Events

Why is a War Criminal Getting a Peace Prize?

Tuesday, April 23, 2013, 17:00-18:00

At New York, New York

On Tuesday April 23, Burmese President Thein Sein was awarded a peace prize from the International Crisis Group, an NGO dedicated to resolving deadly conflict. Oddly, presenting Thein Sein with this award is a step away from the ICG’s goal, seeing as their main focus involves conflict resolution, something the Burmese president has evaded. In ICG’s recognition of Thein Sein, they highlight that he has transformed Myanmar by “liberalizing past repressive laws” and “making significant strides in ending internal conflicts, securing ceasefires with all but one of the ethnic armed groups”. However, they gloss over the fact that despite the changes that he’s made, ethnic groups are still being oppressed by the military. There have been ongoing reports against the Myanmar Army from a multitude of sources, including the UN, with claims accusing them of systemic use of rape against Ethnic women. These allegations clearly indicate that rape is being used as a weapon of war against ethnic minorities, while the government turns a blind eye to these atrocities. Instead of acknowledging these methodical violations of human rights or making some sort of effort to alleviate the situation, President Thein Sein has merely denied the allegations. Reports have made it clear that the Myanmar army uses rape to terrorize and intimidate Ethnic people. As a signatory of the Geneva Convention, the nation of Myanmar is obligated to take initiatives to enforce humanitarian law against its army, but has failed to do so. As an advocate of human rights, GJC does not support a leader who oppresses its citizens and violates principles of humanity, especially against women. Our Rape as a Weapon of War Campaign demands justice for women raped in conflict in order to shatter this culture of impunity. Raping women for military objections is a complete violation of the Geneva Conventions, and states must face repercussions for these actions. Thein Sein should not be awarded a peace prize when he is not recognizing the abuses that his own citizens are facing under his rule as he allows this to continue, and by awarding him, the ICG is only approving of the suffering of innocent civilians. It is time to punish states that use rape as an unlawful weapon in armed conflict, not reward them.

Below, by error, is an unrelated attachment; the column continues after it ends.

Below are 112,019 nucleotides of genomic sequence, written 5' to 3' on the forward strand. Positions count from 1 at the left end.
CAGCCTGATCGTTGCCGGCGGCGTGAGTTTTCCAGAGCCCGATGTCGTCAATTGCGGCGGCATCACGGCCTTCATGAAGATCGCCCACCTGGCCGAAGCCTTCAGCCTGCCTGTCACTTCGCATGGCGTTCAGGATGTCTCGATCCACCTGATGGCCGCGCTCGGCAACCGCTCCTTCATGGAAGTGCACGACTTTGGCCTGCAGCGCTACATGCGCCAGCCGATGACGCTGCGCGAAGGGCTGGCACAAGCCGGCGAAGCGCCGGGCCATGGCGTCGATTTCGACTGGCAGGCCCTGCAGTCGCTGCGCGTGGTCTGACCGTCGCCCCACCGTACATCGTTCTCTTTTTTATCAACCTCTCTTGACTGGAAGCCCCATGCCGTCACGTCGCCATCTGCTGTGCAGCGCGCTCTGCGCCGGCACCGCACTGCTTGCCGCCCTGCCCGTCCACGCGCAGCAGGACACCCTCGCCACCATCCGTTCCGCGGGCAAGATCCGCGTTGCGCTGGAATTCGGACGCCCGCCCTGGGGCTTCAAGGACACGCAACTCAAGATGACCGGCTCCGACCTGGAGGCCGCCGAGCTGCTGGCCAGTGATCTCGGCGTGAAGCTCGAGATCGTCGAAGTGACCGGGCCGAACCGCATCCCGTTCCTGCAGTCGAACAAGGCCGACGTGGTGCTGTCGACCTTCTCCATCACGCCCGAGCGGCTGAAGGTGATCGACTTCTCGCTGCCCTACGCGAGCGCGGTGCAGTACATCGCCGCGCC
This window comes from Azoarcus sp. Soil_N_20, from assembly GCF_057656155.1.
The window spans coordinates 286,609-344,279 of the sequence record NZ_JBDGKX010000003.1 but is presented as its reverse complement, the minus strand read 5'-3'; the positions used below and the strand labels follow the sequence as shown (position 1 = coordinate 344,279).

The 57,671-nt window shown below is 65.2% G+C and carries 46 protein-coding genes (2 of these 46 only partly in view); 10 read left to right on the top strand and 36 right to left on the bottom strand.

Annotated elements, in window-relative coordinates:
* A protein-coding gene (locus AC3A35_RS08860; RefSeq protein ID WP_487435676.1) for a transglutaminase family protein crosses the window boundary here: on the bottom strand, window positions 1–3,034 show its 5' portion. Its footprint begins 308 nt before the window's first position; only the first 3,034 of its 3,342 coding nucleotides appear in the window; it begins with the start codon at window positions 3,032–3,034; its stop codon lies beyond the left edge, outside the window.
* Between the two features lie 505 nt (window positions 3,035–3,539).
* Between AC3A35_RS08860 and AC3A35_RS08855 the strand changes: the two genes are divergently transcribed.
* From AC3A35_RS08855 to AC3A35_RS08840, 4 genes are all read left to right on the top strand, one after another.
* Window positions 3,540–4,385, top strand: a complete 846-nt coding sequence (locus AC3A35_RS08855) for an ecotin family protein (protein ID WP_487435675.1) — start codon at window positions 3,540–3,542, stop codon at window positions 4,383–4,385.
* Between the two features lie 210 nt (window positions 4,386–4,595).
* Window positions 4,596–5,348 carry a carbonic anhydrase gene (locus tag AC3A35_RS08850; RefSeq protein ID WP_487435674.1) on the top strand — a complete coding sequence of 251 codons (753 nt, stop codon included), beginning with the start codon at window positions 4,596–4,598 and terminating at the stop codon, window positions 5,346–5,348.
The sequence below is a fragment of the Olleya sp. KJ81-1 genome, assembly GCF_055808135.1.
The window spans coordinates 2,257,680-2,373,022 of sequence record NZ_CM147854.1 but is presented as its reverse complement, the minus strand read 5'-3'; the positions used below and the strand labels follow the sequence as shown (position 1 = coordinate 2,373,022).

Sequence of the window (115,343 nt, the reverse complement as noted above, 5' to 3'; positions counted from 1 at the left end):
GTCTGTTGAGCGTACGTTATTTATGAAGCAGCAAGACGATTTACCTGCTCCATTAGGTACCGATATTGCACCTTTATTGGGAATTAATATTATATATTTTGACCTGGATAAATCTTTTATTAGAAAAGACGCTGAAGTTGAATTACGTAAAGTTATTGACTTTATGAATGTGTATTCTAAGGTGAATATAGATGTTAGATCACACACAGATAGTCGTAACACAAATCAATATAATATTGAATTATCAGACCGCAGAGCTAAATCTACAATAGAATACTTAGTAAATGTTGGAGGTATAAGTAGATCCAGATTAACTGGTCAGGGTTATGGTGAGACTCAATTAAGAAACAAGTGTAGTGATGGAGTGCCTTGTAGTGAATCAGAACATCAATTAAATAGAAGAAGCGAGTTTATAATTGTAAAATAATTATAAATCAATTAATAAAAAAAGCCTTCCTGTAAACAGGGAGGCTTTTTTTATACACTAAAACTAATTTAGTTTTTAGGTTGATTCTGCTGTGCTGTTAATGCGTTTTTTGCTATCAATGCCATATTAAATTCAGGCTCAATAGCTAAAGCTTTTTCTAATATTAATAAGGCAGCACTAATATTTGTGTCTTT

Tags: Sexual Violence & Rape, Geneva Conventions, War Crimes/Crimes Against Humanity, Burma, United Nations, Burma, Rape as a Weapon of War